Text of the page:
Pastor David Eisenhuth
It is said that most people’s earliest childhood memories are of things that happened between the ages of two and five. Memories can be auditory (hearing), visual (seeing), or olfactory (smelling). My first memory is of the olfactory kind. Let me describe it.
I remember being in the First Congregational Church in Minersville, Pennsylvania. I was under one of the pews. Yes, I was playful—naughty if you wish—even then. The pastor was speaking. Suddenly the power of the flowers that decorated the sanctuary that morning became so strong as to divert my attention from whatever I was doing and thinking. In my mind’s eye, or in this case nose, I remember that solitary moment very well. I crawled up to see what kind of flowers they were. Of course, they were lilies. It was Easter Sunday.
How old I was at the time I do not know. But that experience is ingrained in my memory. To this day, the scent of a lily will bring back that moment, frozen in time. The past becomes real for me on Easter Sunday.
What do you think the women who went to the tomb early in the morning that first Easter remembered? Could it have been the brightness of another day in Palestine? Could it have been the sight of the stone rolled back from the tomb that they expected to find sealed? Might it have been the angel who, at least in one Gospel account, greets them with the incredible news that Jesus was not there? Maybe it was a look into the tomb and the sight and scent of the now-abandoned grave clothes?
Whatever they experienced, you can rest assured that it was ingrained in their memories for all time. Of course, they would experience many things from that point on. They would enjoy the real presence of Christ appearing to them several times before his ascension. Then there would be Pentecost, 50 days after the resurrection.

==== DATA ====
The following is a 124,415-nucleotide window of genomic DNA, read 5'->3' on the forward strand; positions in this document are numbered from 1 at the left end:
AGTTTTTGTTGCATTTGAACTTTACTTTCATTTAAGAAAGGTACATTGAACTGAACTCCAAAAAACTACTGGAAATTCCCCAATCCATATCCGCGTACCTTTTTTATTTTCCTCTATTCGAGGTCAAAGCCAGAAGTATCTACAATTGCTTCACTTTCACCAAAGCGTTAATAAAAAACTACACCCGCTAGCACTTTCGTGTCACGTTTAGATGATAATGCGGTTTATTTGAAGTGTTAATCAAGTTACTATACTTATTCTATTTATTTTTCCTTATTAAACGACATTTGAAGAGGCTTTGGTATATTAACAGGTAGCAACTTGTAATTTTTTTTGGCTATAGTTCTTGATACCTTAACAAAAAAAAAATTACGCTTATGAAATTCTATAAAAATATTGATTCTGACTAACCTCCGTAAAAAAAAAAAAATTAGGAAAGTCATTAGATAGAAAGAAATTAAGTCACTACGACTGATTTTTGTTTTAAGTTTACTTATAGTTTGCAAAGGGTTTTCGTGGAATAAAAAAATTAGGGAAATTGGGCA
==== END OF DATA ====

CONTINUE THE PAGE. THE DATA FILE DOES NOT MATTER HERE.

What is your recollection of Easter? What brings to mind the Easters of past years? Are they strong enough to make a connection between the past and present? May they be strong enough to allow you to look into the future.
Easter Day was for the first witnesses a turning point in their lives. I pray, as we experience the powerful drama of another Easter, you will enjoy the flowers, the beautiful paraments, the wonderful music. But it is the words of the narrative that strike with such power at the heart of who we are. How can you but hear the story of that first, new day of life for Jesus and his followers, then and now, without feeling a shudder of disbelief and yet incredible joy.
We were so pleased to have a special event on Easter. Finn Michael James Williams received the Sacrament of Holy Baptism at our unity service at 9 a.m. Finn is the child of Lindsay (Gorsuch) and Kevin Williams. He was born on Friday, October 13. The fact that he was with us to receive the gift of Baptism was a miracle—the story of which we heard as part of the sermon. Miracles abounded at our celebration of Jesus’ resurrection.
The lilies smelled great, but hear these words and believe: “He is not here! He has risen from the grave!” To this we add our alleluias!